T/F March illustration (NEW)

For the first time ever True/False will also have a virtual attendance option.

The True/False Film Fest has been an annual tradition in Columbia since its start in 2004. With the pandemic, however, this will be a year like no other. Here are the biggest changes to the upcoming festival.

Time and place

The fest has been moved back to May 5-9, two months later than the usual early March dates. The location has also been moved from venues throughout downtown Columbia to Stephens Lake Park. Stacie Pottinger, director of development and communications for the Ragtag Film Society, says the 116 acres of outdoor space will allow attendees to stay socially distanced. There will also be a drive-in movie option, but Pottinger says the details are still being worked out.

Pass sales will be capped at 40% fewer than in normal years. “If we couldn’t do this safely, we wouldn’t do it at all,” Pottinger says.

And don’t forget your mask — even though the festival will be outdoors, you’ll still be required to wear a face covering.

T/F Photo

Whether you're watching in the park or at your home, this year's True/False will be unlike any other.

True/Love

Despite the film festival taking place in May, you can still get a True/False fix in March with True/Love, a collaboration between The District and True/False, on March 6.

On that day, 10% of profits at participating retailers will go to support the festival. The event is also meant to provide a boost to businesses that normally would have seen festival-goer traffic.

Over 20 businesses will be participating in the True/Love shopping fest, including shops such as Artlandish Gallery, Poppy Made by Hand and Yellow Dog Bookshop.

There might be a May March parade, a festival kickoff tradition, but that’s still a big maybe for the True/False planning team.

'The Teleported Fest'

This year, there is a completely virtual component of the festival called The Teleported Fest. Pottinger calls it “a treasure chest of items to be opened daily throughout the fest [that] will immerse you through all five senses into the True/False experience.”

People who are interested can apply to join the teleported experience, which will cost $695, and the True/False team will be accepting applications until April.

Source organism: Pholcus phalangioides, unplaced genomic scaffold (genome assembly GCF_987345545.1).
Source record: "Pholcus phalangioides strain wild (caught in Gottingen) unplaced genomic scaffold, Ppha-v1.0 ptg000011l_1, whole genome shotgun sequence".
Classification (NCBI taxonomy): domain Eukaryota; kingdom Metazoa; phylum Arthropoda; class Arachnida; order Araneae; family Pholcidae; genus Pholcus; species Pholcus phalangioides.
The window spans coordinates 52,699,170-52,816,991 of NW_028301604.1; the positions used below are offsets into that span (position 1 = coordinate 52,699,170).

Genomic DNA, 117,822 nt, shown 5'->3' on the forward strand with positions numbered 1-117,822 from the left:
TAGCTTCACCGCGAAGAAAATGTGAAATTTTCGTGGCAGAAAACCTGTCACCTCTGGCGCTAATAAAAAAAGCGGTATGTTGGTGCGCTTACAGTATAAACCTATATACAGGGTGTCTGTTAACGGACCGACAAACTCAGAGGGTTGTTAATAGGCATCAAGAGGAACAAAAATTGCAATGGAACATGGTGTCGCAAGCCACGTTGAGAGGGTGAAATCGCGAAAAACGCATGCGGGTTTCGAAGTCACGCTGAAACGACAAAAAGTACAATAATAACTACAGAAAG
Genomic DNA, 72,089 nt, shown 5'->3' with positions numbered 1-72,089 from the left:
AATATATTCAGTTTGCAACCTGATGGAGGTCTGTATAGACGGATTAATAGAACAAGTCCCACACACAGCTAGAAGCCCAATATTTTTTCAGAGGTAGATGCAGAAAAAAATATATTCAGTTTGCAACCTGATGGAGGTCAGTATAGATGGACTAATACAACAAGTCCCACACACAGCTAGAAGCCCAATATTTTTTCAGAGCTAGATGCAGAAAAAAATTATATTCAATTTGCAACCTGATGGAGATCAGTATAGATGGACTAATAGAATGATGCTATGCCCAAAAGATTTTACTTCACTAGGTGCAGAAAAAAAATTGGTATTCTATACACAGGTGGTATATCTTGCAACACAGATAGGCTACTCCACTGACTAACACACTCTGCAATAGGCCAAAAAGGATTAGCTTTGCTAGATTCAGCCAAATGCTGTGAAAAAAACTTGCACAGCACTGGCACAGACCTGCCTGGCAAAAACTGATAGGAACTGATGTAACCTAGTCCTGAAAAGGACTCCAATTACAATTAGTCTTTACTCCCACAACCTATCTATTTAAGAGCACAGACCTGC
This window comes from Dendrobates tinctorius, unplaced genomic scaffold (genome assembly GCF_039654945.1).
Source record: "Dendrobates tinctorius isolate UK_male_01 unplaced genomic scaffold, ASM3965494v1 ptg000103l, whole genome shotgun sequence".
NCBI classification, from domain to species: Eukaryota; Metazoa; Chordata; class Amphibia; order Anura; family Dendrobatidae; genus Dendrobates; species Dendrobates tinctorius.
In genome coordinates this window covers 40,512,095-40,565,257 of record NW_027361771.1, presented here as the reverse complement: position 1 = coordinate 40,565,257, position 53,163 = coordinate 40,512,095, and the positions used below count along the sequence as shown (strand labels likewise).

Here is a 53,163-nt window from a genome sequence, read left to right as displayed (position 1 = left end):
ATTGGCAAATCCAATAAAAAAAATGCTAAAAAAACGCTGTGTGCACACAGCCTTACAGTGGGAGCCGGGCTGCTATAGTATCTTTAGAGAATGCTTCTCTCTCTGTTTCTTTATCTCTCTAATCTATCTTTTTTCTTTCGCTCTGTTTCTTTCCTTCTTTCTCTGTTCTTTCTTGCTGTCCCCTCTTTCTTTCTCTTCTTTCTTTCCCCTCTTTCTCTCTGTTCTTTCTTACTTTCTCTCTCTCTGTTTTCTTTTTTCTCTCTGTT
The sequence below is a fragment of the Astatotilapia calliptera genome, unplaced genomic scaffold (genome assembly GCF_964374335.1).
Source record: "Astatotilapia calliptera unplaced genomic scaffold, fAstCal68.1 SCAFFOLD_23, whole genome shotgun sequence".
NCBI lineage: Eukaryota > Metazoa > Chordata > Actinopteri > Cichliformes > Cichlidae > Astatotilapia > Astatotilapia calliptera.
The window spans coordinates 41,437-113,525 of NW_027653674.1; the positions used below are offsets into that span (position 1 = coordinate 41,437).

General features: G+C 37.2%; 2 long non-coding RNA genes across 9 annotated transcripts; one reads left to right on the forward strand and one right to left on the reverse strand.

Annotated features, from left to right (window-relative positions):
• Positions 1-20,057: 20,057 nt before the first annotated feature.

Although the details are still in the works, the virtual festival will provide a way to safely connect with other festival-goers, all while never leaving home.

TRUE/FALSE KEYCHAINS

Like many in-person events in Columbia, True/False has had to adapt to the ongoing pandemic.

The films and features

Over the five days, the fest will show 10 to 20 feature-length films and 15 to 25 shorts. In previous years, there were about 40 feature-length films and 25 short films shown. As for how many films a person can watch each night, passholders should expect to be able to attend one screening a night, along with an event or an additional screening on some nights, depending on Columbia Health Department regulations, Pottinger says. There will be four outdoor screening venues set up in the park that will be used to screen all of the films. True/False will release the full lineup of selected films on March 24.

The music and art

During daylight hours, the festival will still be in full swing with live music and visual art throughout the park to entertain festival-goers. Only passholders will have access to the screening areas, while the rest of the park is open the public. Buskers will perform in the four screening venues before each film, Pottinger says. The rest of the park will be free to everyone and will feature visual art, pop-up shops and live music.

The change to an almost entirely outdoor experience is a big one for the festival and will alter the experience for those who attend the film festival every year. However, if there’s one thing loyal True/False fans know, it’s that no matter the presentation — either in a theater or in a park — they can count on enjoying documentaries while celebrating one of Columbia’s favorite traditions.

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